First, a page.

“Organisations can defend against modern ransomware by taking a multi-layered, defence-in-depth approach to security,” Higgins explains. “This includes robust Identity Security controls to contain breaches and spread. By combining strong Identity and Access Management capabilities – like multi-factor authentication – with comprehensive endpoint privilege manager and privileged access management solutions, organisations can block and limit the extent that ransomware can execute and spread.”
Best practices to prevent ransomware attacks
As Higgins describes, organisations can make it more difficult for cybercriminals by restricting all network users to work under standard accounts with no admin rights. By cutting admin privileges and elevating certain users on an as-needed basis, security teams can shut off the ability for ransomware to run with escalated privileges and disrupt the attack.
“This is just one of countless ways for attackers to launch ransomware attacks, exploit privileged credentials and start moving laterally towards sensitive IT systems to steal confidential data,” Higgins comments. “Additionally, threat actors can often retrieve cached credentials without ever needing admin privileges. Therefore, having the ability to automatically detect and block credential harvesting attempts is a crucial endpoint security layer.”
Additional supplementary steps include adding automated secrets and credentials management on critical targets, such as backup servers, to eliminate stolen tokens or keys as an entry method. “You can also use a combination of application performance monitoring and security information and event management solutions to develop an audit trail for compliance reporting, and closely observe any unusual behaviours that may indicate an intruder in your network,” adds Higgins.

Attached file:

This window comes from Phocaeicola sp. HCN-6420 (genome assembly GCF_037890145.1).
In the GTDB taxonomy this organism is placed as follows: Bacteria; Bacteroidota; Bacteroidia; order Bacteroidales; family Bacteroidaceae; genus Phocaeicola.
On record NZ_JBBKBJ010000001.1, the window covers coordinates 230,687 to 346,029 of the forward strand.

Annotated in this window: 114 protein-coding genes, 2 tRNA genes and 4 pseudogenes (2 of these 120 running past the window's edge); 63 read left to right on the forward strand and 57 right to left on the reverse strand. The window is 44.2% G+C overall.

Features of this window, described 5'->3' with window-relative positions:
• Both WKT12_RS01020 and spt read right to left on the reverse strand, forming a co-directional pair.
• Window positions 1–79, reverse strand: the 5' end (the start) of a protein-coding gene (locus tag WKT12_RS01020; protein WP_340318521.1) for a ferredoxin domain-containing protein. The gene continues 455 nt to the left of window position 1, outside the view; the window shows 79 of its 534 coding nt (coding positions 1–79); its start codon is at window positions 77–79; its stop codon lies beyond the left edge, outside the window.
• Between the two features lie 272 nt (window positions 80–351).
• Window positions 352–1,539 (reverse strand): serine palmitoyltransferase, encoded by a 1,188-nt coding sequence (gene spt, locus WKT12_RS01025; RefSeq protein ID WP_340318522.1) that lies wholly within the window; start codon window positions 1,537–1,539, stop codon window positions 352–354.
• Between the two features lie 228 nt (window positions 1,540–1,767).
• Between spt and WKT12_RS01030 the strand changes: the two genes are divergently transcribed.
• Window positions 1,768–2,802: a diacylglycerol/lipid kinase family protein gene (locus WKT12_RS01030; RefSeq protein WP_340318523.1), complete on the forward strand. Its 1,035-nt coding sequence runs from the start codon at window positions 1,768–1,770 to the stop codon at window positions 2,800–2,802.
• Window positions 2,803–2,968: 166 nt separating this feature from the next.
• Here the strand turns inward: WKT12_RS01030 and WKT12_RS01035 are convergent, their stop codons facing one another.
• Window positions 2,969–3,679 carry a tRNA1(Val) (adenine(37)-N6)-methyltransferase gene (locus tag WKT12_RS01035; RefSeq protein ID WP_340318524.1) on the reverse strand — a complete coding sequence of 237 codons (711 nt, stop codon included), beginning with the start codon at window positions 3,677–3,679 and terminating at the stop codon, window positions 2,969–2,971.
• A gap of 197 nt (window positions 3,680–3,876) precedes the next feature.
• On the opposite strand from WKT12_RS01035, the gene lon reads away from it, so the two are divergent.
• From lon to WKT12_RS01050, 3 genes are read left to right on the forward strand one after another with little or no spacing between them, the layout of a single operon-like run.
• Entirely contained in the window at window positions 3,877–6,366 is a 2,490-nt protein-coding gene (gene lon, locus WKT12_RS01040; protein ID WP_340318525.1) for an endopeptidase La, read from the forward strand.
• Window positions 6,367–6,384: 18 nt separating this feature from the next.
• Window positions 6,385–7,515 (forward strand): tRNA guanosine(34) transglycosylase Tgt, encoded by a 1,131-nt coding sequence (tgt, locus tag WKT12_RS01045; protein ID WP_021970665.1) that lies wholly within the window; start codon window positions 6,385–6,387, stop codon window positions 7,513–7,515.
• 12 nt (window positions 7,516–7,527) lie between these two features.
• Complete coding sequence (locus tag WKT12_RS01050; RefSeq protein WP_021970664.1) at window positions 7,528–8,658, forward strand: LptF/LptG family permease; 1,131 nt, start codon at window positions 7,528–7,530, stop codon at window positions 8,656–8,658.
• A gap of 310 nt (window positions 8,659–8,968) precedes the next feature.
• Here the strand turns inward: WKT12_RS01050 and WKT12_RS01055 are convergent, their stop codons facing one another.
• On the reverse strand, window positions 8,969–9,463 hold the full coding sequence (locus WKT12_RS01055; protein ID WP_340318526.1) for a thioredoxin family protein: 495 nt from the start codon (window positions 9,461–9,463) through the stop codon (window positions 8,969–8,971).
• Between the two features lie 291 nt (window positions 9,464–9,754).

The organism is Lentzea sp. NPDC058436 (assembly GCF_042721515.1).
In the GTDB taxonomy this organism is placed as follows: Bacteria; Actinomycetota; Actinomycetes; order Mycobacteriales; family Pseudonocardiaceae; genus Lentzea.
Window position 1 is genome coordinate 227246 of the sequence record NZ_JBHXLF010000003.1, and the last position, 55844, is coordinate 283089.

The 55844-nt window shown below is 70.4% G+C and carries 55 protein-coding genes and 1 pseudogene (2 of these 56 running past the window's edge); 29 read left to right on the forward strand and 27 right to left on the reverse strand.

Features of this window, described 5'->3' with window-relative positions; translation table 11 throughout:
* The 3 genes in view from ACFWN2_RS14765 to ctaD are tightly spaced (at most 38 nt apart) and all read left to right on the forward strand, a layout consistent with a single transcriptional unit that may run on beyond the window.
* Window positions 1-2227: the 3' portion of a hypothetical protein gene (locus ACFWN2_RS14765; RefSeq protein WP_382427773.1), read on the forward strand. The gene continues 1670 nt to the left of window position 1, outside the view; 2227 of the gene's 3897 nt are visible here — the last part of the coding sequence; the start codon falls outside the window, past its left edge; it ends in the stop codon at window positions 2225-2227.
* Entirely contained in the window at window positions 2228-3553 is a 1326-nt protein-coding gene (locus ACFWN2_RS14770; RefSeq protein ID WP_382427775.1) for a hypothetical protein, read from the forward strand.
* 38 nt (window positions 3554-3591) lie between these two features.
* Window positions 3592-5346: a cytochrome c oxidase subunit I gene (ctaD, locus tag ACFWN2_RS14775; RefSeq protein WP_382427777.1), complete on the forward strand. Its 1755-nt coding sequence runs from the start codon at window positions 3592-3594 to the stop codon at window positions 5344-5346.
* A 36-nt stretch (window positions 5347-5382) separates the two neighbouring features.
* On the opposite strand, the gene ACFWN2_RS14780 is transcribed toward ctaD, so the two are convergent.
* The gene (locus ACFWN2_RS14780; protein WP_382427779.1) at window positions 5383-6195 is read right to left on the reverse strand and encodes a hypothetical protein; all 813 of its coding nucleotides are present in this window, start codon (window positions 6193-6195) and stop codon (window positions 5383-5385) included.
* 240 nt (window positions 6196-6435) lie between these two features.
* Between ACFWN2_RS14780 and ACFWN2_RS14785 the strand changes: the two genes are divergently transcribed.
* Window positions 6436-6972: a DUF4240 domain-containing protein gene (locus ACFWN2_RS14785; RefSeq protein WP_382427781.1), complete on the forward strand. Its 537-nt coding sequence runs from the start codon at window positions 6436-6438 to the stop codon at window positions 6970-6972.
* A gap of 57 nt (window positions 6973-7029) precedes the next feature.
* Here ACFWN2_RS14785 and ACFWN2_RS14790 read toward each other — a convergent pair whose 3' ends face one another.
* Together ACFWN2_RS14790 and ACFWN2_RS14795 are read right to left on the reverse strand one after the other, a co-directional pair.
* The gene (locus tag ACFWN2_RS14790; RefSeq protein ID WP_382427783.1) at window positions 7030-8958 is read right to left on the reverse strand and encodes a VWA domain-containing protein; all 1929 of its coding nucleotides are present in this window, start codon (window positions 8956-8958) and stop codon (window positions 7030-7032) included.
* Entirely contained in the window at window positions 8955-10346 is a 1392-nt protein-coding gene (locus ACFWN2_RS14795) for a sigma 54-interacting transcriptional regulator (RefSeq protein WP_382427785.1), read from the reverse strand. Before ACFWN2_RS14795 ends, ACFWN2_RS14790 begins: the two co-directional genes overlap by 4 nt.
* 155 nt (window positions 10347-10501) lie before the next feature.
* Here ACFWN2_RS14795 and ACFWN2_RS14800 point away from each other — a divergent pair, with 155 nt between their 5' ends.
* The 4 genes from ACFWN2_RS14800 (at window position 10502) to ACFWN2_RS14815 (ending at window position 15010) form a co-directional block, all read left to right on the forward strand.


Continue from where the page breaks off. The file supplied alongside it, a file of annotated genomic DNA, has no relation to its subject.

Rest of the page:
The future of ransomware
Ransomware attacks are constantly evolving in complexity, scope and scale and, recently, a new trend has emerged: intermittent encryption.
“Intermittent encryption is when ransomware forgoes encrypting the entirety of every file, instead only encrypting part of each file, often blocks of a fixed size or only the beginning of targeted files,” concludes Higgins.
There are several reasons attackers choose intermittent encryption over full encryption, according to Higgins: “The most obvious is speed: because files are only partially encrypted, intermittent encryption requires less time spent on each file, allowing the ransomware to impact more files in less time. This means that even if the ransomware is stopped before running to completion, more files will be encrypted, creating a more significant impact and making it more likely the ransomware will end up damaging critical files.
“Additionally, some security solutions make use of the amount of content being written to disk by a process in their heuristics to identify ransomware. With intermittent encryption, less content is written, and, therefore, there is a smaller chance that ransomware will trigger such detections.
“Intermittent encryption starts to blur the line between corrupting files and making files truly unusable. However, because the malware can end up leaving a large portion of the files unencrypted, there are – fortunately – tools available that can extract data from the non-encrypted parts of the files and recover some of the unencrypted data.”